The central debate in content marketing is probably “quality vs. quantity.”

There’s some definitional obscurity here, too.

What we mean by quality and quantity can differ, but what the debate is usually discussing is this: should you write a lot of content as fast as possible, knowing that quantity has a quality all to its own (stuff will start to rank naturally), or should you take a ton of time and effort to craft each individual piece of content to be as perfect as possible (it’s hard to stand out, quality is the only way to do so)?

HubSpot, and much of the ‘Content Marketing Institute school’ of content marketing, hinges on “publish as much as possible.” It’s still high quality, but it’s an article on Content Marketing Institute, HubSpot, or SAP’s blog is definitely not the same length/cost/research level as a given article on CXL, WaitButWhy, FirstRoundReview, or Moz (especially in their early days).

Of course, content marketing programs have different goals, and that can factor into your approach.

There’s a philosophical difference between, say, Databox’s approach — which, despite not knowing their team, I can safely say is to drive as much organic traffic and leads as possible through repeatable expert roundups — and CXL’s approach, which is clearly not always SEO-driven and thinks of content as a way to build a brand.

Furthermore, a brand like ButcherBox writes most of its content for its current customers, and it doesn’t even look at content as purely an acquisition channel like most of the B2B world does.

But beyond that, what accounts for the difference in approach?

Company size, and more importantly, domain authority.

Two companies with the exact same goal (drive business results through SEO-driven content) should have different approaches to the extent that their domain authority differs. HubSpot, with a Domain Rating above 90, can publish almost whatever they want and it will rank within a week. Endear, with a Domain Rating near ~30, needs to write fucking epic content every time and build a ton of links to each piece to have a shot at competing.

As your domain authority increases, your quality bar can lower, and all things equal, you can begin to write content faster without paying as much per individual article. Moral and philosophical arguments aside, the economics here are pretty clear: why pay $1k for an article when you can pay $200 if it gets the same results? Why write 1 article per week when I can write 10, if each article gives me similar results?

Image Source

Quality vs quantity is a meaningless debate, not because the questions is not important, but because the answer varies based on who is answering it.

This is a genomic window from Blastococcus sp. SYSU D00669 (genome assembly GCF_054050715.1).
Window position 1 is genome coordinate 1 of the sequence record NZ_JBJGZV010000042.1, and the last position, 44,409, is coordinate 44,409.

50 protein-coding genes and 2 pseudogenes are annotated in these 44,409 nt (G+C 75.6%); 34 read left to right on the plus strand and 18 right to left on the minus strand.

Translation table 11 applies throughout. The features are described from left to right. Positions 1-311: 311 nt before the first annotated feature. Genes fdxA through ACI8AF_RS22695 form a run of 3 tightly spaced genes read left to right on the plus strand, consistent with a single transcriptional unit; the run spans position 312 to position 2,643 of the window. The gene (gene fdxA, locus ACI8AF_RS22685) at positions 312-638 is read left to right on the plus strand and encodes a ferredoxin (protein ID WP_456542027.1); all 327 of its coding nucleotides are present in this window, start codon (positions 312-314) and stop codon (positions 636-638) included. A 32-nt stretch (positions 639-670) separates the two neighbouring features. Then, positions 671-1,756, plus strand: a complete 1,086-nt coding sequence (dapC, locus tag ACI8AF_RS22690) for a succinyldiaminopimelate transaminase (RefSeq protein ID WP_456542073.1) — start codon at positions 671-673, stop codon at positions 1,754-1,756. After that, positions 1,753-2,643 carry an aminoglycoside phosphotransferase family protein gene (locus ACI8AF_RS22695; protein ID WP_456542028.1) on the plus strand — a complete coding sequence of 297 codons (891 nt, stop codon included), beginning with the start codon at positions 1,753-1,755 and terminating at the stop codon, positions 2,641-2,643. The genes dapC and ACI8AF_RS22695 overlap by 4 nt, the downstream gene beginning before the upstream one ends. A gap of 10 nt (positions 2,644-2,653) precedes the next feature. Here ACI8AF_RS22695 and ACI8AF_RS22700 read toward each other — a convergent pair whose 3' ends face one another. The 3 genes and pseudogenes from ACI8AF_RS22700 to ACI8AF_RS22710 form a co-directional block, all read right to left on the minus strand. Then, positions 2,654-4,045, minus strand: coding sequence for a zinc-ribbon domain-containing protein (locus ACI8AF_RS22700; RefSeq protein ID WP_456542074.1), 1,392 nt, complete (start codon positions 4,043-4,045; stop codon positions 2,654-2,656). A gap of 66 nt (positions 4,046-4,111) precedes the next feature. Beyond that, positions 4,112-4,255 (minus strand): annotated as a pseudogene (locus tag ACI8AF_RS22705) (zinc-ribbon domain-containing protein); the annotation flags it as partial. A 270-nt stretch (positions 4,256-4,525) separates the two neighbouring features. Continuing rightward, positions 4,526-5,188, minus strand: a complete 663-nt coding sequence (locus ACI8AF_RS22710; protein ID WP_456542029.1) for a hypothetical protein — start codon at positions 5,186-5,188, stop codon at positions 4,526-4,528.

One Channel or Every Channel?

A central question in the mind of any strategist is “how do I distribute my efforts?” In the context of marketing, that questions warps into something like, “should I diversify my channels or should I dominate one channel fully?”

This breaks out into different specifics depending on your context. In e-commerce, the question is whether your business should invest in “omni-channel” marketing. In social media, should you spread yourself across all popular channels (Twitter, LinkedIn, Facebook, etc.), really own just one or two, or constantly seek the newest hot and rising platforms?

Again, in almost every case, the answer differs depending on the context (unless, of course, that context consists of breathless pundits and thought leaders shouting at you that you *need* to invest in omnichannel lest your company falls behind).

I picked up a great old (1999) advertising book called Secret Formulas of the Wizard of Ads that explained this well. As the author, Roy H. Williams, puts it, “Strategies, concepts, and technologies that are proven winners for big companies are often counterproductive for smaller ones. What’s good for the big corporate goose can be poison for the independent gander.”

He continues, giving the example of media mix in advertising:

“There’s a lot of truth in the religion of media mix, but it is a truth inappropriate for the small business owner. The idea of a media mix assumes that your advertising budget is adequate to do a good job in each part of the mix. Coke, Pepsi, Chevrolet, Procter & Gamble, and the other big boys are able to accomplish a media mix without being forced to compromise any part of it. They can mix radio, television, newspaper, magazines, and skywriting without having to do anything halfway.